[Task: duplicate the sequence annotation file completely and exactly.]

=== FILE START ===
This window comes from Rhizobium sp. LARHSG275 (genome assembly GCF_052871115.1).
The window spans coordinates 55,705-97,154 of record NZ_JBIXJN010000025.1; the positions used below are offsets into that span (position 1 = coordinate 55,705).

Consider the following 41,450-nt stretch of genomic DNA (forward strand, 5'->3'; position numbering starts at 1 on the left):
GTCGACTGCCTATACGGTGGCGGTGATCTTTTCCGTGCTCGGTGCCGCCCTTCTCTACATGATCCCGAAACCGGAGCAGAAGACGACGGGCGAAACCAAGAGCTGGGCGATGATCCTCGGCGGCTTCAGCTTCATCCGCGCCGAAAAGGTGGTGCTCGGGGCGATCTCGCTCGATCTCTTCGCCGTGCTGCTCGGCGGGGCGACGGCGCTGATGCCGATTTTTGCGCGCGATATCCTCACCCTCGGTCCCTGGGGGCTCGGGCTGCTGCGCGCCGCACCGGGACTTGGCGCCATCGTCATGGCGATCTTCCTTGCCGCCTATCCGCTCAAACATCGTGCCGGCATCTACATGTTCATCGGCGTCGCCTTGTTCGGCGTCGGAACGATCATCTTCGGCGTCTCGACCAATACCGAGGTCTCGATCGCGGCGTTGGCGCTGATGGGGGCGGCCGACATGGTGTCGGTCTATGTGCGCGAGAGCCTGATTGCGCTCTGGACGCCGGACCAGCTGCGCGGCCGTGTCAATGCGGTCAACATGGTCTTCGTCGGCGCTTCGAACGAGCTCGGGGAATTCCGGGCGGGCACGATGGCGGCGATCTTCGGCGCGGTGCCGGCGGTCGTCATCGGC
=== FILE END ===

This window comes from Rhizobium sp. LARHSG275 (genome assembly GCF_052871115.1).
The window spans coordinates 55,705-97,154 of record NZ_JBIXJN010000025.1; the positions used below are offsets into that span (position 1 = coordinate 55,705).

Consider the following 41,450-nt stretch of genomic DNA (forward strand, 5'->3'; position numbering starts at 1 on the left):
GTCGACTGCCTATACGGTGGCGGTGATCTTTTCCGTGCTCGGTGCCGCCCTTCTCTACATGATCCCGAAACCGGAGCAGAAGACGACGGGCGAAACCAAGAGCTGGGCGATGATCCTCGGCGGCTTCAGCTTCATCCGCGCCGAAAAGGTGGTGCTCGGGGCGATCTCGCTCGATCTCTTCGCCGTGCTGCTCGGCGGGGCGACGGCGCTGATGCCGATTTTTGCGCGCGATATCCTCACCCTCGGTCCCTGGGGGCTCGGGCTGCTGCGCGCCGCACCGGGACTTGGCGCCATCGTCATGGCGATCTTCCTTGCCGCCTATCCGCTCAAACATCGTGCCGGCATCTACATGTTCATCGGCGTCGCCTTGTTCGGCGTCGGAACGATCATCTTCGGCGTCTCGACCAATACCGAGGTCTCGATCGCGGCGTTGGCGCTGATGGGGGCGGCCGACATGGTGTCGGTCTATGTGCGCGAGAGCCTGATTGCGCTCTGGACGCCGGACCAGCTGCGCGGCCGTGTCAATGCGGTCAACATGGTCTTCGTCGGCGCTTCGAACGAGCTCGGGGAATTCCGGGCGGGCACGATGGCGGCGATCTTCGGCGCGGTGCCGGCGGTCGTCATCGGC